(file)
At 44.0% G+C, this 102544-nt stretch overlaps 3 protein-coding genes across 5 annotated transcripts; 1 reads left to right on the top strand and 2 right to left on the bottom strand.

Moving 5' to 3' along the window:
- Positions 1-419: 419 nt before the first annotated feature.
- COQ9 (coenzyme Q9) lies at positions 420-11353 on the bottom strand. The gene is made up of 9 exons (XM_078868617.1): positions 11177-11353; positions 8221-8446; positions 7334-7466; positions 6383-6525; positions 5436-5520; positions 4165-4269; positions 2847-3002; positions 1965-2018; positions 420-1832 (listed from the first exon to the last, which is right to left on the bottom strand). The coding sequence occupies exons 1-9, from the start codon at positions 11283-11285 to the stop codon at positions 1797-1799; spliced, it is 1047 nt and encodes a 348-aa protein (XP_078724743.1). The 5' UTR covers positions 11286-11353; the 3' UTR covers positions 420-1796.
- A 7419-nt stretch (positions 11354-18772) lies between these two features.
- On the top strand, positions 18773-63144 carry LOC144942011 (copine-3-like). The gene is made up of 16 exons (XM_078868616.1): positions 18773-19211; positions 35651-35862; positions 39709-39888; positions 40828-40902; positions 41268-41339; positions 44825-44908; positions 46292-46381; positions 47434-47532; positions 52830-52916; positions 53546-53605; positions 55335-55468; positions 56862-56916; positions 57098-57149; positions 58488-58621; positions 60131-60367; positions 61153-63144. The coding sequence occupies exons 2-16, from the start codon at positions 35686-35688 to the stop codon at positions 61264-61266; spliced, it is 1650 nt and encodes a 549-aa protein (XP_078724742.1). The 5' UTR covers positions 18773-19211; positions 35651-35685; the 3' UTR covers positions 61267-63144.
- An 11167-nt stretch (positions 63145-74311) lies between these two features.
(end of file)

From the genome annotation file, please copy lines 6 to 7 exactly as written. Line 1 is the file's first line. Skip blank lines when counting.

- On the top strand, positions 18773-63144 carry LOC144942011 (copine-3-like). The gene is made up of 16 exons (XM_078868616.1): positions 18773-19211; positions 35651-35862; positions 39709-39888; positions 40828-40902; positions 41268-41339; positions 44825-44908; positions 46292-46381; positions 47434-47532; positions 52830-52916; positions 53546-53605; positions 55335-55468; positions 56862-56916; positions 57098-57149; positions 58488-58621; positions 60131-60367; positions 61153-63144. The coding sequence occupies exons 2-16, from the start codon at positions 35686-35688 to the stop codon at positions 61264-61266; spliced, it is 1650 nt and encodes a 549-aa protein (XP_078724742.1). The 5' UTR covers positions 18773-19211; positions 35651-35685; the 3' UTR covers positions 61267-63144.
- An 11167-nt stretch (positions 63145-74311) lies between these two features.